This guide should enable you to install ROS 2 Humble on a fresh Ubuntu installation and compile micro-ROS for ESP32 using automated scripts. Additionally, I added the section for running a docker container, so the guide should work on almost any Linux based system which has docker installed.

Section Part II is added, that includes instructions for compiling micro-ROS for ESP32-S2 based devices. The problem here is, that the standard micro-ROS distribution mentioned in the official tutorial does not ship with a current espressif-idf that supports ESP32-S2 boards. It seems like you need an esp-idf above version 4.4.


  • Docker install on a recent Linux distribution, or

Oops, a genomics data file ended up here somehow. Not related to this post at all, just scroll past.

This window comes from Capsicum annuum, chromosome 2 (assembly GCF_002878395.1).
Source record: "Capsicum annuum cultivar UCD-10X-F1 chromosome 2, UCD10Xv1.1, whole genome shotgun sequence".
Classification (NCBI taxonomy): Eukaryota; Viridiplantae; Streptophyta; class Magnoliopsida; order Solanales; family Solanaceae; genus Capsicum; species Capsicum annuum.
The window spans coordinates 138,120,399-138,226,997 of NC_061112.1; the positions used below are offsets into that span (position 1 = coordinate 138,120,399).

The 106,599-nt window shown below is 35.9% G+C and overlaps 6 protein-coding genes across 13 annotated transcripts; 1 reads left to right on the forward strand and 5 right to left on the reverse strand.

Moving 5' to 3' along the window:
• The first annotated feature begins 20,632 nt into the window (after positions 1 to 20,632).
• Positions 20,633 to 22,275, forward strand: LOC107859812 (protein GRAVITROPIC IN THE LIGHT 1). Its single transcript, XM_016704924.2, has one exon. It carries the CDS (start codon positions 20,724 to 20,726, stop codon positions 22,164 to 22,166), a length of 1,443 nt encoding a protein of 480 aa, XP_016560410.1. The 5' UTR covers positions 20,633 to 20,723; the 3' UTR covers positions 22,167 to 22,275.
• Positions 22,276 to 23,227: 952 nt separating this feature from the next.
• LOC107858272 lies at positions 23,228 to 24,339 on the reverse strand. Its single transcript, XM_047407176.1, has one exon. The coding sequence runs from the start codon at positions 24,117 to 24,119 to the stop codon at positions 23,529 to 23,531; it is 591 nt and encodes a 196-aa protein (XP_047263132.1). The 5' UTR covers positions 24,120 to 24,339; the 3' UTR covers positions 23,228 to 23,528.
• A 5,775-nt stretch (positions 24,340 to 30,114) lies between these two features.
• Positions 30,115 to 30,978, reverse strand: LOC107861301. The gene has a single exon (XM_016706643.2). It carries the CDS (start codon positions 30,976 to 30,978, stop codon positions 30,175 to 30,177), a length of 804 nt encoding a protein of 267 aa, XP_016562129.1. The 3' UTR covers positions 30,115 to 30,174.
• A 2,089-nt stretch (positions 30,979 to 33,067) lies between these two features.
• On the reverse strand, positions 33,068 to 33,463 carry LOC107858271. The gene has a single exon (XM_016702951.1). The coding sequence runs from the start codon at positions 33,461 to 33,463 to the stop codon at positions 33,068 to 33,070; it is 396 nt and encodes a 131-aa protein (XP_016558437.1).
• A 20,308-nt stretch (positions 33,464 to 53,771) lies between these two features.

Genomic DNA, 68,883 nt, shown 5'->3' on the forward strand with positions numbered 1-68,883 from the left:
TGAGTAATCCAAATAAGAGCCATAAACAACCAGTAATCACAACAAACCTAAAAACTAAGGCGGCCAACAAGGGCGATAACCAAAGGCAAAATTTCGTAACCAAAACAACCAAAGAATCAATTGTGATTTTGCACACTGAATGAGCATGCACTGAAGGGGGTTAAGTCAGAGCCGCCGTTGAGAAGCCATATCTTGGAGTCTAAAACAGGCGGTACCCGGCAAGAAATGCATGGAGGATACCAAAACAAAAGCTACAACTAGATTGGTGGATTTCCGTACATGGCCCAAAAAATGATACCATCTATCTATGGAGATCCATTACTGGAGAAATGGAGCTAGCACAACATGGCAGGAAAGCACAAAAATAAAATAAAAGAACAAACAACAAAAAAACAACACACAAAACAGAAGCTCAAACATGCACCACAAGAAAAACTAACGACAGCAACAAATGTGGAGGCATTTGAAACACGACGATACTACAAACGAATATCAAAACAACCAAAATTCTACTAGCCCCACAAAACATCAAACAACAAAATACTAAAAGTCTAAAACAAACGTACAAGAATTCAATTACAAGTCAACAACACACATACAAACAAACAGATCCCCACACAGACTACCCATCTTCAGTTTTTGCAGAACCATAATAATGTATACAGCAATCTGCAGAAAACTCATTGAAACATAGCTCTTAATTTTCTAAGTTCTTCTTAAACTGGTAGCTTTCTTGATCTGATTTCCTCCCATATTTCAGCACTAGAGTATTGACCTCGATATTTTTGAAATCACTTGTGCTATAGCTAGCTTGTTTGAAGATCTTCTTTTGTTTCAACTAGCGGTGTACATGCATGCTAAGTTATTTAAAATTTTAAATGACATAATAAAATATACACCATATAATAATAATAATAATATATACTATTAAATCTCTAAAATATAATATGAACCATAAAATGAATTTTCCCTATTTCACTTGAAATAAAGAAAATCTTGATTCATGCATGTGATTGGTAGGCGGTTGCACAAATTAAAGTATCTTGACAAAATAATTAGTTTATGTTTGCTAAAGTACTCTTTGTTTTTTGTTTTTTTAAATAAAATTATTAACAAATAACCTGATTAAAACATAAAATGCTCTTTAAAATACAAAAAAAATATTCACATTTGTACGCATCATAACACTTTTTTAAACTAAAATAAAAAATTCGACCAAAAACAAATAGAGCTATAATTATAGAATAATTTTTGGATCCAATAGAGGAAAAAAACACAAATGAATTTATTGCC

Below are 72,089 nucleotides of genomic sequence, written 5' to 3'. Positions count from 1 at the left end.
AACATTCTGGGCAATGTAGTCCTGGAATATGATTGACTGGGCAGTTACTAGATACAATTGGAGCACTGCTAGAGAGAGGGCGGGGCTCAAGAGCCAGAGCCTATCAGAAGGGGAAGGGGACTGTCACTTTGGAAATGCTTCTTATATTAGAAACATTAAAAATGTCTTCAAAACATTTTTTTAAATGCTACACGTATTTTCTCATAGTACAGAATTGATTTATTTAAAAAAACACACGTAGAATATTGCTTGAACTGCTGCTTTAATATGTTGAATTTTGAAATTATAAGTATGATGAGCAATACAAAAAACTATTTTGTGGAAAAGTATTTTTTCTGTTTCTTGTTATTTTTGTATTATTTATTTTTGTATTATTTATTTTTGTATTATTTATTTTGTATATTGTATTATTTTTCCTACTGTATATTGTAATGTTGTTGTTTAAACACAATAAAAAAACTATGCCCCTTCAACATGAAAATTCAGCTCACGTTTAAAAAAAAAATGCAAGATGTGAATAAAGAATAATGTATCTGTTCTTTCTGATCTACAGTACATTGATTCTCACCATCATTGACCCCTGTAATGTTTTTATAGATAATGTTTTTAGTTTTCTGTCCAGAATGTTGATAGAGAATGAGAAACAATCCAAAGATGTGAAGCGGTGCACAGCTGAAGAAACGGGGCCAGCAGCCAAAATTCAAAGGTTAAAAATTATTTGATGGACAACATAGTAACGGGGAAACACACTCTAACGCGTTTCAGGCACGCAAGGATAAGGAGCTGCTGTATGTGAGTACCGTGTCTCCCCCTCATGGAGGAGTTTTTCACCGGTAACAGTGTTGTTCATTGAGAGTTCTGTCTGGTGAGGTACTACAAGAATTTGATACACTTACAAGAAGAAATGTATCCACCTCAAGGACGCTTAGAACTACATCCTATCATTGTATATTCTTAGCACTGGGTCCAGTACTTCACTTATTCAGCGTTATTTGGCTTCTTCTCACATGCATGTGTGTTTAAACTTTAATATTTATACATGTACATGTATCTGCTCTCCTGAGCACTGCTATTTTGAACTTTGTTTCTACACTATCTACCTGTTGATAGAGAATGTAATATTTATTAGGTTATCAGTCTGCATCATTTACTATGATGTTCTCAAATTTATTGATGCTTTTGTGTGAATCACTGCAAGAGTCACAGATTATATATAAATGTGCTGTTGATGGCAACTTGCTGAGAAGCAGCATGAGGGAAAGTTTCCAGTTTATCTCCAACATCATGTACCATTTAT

• Ubuntu 22.04

Part I – Steps for old ESP32

We will use the FreeRTOS implementation for ESP32. Steps will lead to automatic compilation of provided “app” for the ESP32 and connect it to the ROS humble environment.

Step 1 – Only if using docker is intended

docker run -it --net=host -v /dev:/dev --privileged ros:humble

Step 2: Download micro-ROS and install dependencies

# Source the ROS 2 installation
source /opt/ros/$ROS_DISTRO/setup.bash

# Create a workspace and download the micro-ROS tools
mkdir microros_ws
cd microros_ws
git clone -b $ROS_DISTRO src/micro_ros_setup

# Update dependencies using rosdep
sudo apt update && rosdep update
rosdep install --from-paths src --ignore-src -y

# Install pip
sudo apt-get install python3-pip

# Build micro-ROS tools and source them
colcon build
source install/local_setup.bash